Monday, May 20, 2013

Review: The Red Badge of Courage, by Stephen Crane


My reading’s been all over the map this year, but since I hadn’t tackled any Civil War-era war stories, I didn’t see any reason to turn my nose up at Stephen Crane’s The Red Badge of Courage .

Truth is, I had no idea what I was about to read. If you asked me a week ago, I would have been hard-pressed to tell you the difference between Captains Courageous , Profiles in Courage , and The Red Badge of Courage . All reportedly great books, all on my mental To-Be-Read list for years, but all of them a confusing jumble of "courage" in my poorly-read head.

Crane’s The Red Badge of Courage , as it turns out, is not a daring rescue at sea or an examination of valiant senators, it is a fictionalized account of the Battle of Chancellorsville, and of the second bloodiest day of the American Civil War as told from the perspective of a “youth” who is seeing battle for the very first time. And while there’s lots of tactical blow-by-blow, that’s not what makes it great. What makes it great is Crane’s fascinating probing into the psyche of soldiers who are in fact scared spitless.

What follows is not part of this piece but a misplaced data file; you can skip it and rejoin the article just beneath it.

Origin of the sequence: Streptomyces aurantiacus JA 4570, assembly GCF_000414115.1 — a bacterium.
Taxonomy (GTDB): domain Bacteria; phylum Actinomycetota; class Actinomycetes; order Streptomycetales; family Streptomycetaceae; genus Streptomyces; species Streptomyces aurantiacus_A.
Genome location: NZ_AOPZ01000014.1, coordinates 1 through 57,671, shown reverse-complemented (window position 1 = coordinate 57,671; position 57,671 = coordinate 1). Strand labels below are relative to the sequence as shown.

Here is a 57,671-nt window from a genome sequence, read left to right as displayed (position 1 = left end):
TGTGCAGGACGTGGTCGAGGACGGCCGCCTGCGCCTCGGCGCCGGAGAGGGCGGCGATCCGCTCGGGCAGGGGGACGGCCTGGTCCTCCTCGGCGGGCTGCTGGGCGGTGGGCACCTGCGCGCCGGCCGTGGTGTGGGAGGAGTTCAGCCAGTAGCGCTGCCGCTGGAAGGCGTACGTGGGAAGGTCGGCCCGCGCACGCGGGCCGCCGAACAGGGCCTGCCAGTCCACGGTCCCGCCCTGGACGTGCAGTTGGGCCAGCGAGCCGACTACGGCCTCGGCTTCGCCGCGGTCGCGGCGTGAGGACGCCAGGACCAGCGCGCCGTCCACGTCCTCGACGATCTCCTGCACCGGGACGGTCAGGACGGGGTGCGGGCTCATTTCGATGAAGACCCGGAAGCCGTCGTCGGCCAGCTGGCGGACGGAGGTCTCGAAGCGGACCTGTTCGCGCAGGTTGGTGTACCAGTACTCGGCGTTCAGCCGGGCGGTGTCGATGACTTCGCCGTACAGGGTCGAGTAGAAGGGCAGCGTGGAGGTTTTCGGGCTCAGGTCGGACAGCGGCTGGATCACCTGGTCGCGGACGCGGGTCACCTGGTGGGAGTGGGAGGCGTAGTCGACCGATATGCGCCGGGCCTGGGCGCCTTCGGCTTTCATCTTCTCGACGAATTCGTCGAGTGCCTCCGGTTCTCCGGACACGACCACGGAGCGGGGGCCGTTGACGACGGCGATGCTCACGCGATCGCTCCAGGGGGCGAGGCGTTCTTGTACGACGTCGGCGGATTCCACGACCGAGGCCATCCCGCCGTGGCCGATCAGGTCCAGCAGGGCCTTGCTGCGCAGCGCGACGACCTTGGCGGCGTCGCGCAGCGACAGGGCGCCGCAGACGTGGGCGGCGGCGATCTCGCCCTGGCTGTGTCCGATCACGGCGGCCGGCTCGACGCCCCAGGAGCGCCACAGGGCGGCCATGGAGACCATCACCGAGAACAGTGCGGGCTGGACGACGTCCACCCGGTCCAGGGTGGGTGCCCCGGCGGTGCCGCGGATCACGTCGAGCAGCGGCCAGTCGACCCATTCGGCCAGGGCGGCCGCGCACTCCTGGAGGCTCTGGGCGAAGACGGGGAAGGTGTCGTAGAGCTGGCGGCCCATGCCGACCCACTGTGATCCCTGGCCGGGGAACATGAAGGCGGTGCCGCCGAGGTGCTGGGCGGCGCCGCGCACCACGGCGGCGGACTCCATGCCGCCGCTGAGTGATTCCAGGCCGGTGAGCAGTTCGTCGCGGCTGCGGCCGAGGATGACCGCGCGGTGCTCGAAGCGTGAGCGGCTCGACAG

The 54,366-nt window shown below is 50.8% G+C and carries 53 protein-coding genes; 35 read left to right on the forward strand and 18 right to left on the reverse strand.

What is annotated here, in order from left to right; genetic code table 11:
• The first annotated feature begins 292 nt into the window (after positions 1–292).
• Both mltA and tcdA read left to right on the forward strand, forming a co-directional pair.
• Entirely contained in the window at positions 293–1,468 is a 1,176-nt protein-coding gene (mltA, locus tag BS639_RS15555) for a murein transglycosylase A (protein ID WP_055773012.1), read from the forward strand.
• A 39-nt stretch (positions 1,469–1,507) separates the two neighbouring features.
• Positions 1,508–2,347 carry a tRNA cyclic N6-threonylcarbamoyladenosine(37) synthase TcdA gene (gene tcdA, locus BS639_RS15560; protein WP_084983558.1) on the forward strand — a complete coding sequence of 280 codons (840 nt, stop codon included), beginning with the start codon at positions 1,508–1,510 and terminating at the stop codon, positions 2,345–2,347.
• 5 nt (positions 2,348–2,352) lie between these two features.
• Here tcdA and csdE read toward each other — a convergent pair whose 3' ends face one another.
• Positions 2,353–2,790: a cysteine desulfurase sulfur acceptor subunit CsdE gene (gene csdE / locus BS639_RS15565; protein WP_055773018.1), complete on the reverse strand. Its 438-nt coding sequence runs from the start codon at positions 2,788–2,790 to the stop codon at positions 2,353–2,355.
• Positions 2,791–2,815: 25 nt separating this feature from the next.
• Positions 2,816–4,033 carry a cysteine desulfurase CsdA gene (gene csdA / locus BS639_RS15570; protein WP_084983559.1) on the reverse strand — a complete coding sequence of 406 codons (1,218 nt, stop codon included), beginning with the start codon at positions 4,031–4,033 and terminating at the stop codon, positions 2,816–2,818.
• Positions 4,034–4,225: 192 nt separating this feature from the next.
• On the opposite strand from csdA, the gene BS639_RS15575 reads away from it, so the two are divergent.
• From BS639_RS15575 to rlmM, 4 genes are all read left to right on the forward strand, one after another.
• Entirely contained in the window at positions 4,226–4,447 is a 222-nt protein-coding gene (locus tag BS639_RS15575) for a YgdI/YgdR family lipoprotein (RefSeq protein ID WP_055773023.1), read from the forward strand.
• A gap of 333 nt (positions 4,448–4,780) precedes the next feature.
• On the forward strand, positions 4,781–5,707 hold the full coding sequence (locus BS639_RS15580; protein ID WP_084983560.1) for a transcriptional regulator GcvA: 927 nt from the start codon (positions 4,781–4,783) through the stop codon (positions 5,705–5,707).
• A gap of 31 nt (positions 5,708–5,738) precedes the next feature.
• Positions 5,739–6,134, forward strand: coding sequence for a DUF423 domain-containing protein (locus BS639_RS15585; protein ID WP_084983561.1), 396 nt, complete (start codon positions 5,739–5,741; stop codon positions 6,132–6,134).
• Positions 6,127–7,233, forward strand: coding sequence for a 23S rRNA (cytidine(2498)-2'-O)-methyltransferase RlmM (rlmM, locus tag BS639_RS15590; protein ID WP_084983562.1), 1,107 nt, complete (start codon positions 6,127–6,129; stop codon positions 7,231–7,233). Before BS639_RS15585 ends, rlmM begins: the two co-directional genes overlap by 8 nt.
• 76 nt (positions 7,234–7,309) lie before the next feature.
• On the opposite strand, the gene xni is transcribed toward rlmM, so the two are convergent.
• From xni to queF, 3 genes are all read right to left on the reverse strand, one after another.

You see them wrestling with the same questions we would all probably face in their shoes: Will I run when it gets ugly? Or will I have what it takes to stand up and fight? And what’s great about it is that we get to follow a main character whose experience runs the gamut: over the course of a few days he turns tail and runs, he deserts wounded comrades, he finds his regiment again and then fights bravely, he picks up the flag when the color sergeant goes down- and through it all he doesn’t come to consider himself a coward or a hero, so much as he comes to truly know himself and grow through the experience. It’s a book that’ll make you think.

And the language is beautiful. Here’s the first paragraph:
“The cold passed reluctantly from the earth, and the retiring fogs revealed an army stretched out on the hills, resting. As the landscape changed from brown to green, the army awakened, and began to tremble with eagerness at the noise of rumors. It cast its eyes upon the roads, which were growing from long troughs of liquid mud to proper thoroughfares. A river, amber-tinted in the shadow of its banks, purled at the army's feet; and at night, when the stream had become of a sorrowful blackness, one could see across it the red, eyelike gleam of hostile camp-fires set in the low brows of distant hills.”
Anyway, it’s short, and it’s sweet. You should do yourself the favor of checking it out.



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